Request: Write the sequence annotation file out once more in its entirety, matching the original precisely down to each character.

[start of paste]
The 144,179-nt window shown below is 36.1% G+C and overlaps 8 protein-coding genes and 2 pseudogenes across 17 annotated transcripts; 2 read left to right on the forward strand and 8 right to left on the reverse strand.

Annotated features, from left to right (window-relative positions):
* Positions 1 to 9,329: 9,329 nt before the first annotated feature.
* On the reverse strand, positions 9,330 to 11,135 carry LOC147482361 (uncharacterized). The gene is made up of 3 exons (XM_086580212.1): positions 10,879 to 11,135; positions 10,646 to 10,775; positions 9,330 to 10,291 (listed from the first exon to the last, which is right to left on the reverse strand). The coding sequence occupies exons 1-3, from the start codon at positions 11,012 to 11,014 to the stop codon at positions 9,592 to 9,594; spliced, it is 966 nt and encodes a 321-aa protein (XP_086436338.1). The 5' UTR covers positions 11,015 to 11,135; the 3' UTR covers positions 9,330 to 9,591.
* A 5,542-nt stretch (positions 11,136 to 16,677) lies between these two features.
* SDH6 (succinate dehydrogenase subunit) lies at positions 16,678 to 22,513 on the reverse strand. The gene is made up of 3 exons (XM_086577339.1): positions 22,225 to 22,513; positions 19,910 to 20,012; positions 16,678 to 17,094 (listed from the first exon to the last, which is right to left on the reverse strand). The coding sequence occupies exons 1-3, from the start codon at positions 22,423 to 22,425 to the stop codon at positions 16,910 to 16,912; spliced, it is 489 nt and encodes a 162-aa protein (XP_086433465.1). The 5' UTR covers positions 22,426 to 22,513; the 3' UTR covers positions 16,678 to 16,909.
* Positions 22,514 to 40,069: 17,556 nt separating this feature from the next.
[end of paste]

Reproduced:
The 144,179-nt window shown below is 36.1% G+C and overlaps 8 protein-coding genes and 2 pseudogenes across 17 annotated transcripts; 2 read left to right on the forward strand and 8 right to left on the reverse strand.

Annotated features, from left to right (window-relative positions):
* Positions 1 to 9,329: 9,329 nt before the first annotated feature.
* On the reverse strand, positions 9,330 to 11,135 carry LOC147482361 (uncharacterized). The gene is made up of 3 exons (XM_086580212.1): positions 10,879 to 11,135; positions 10,646 to 10,775; positions 9,330 to 10,291 (listed from the first exon to the last, which is right to left on the reverse strand). The coding sequence occupies exons 1-3, from the start codon at positions 11,012 to 11,014 to the stop codon at positions 9,592 to 9,594; spliced, it is 966 nt and encodes a 321-aa protein (XP_086436338.1). The 5' UTR covers positions 11,015 to 11,135; the 3' UTR covers positions 9,330 to 9,591.
* A 5,542-nt stretch (positions 11,136 to 16,677) lies between these two features.
* SDH6 (succinate dehydrogenase subunit) lies at positions 16,678 to 22,513 on the reverse strand. The gene is made up of 3 exons (XM_086577339.1): positions 22,225 to 22,513; positions 19,910 to 20,012; positions 16,678 to 17,094 (listed from the first exon to the last, which is right to left on the reverse strand). The coding sequence occupies exons 1-3, from the start codon at positions 22,423 to 22,425 to the stop codon at positions 16,910 to 16,912; spliced, it is 489 nt and encodes a 162-aa protein (XP_086433465.1). The 5' UTR covers positions 22,426 to 22,513; the 3' UTR covers positions 16,678 to 16,909.
* Positions 22,514 to 40,069: 17,556 nt separating this feature from the next.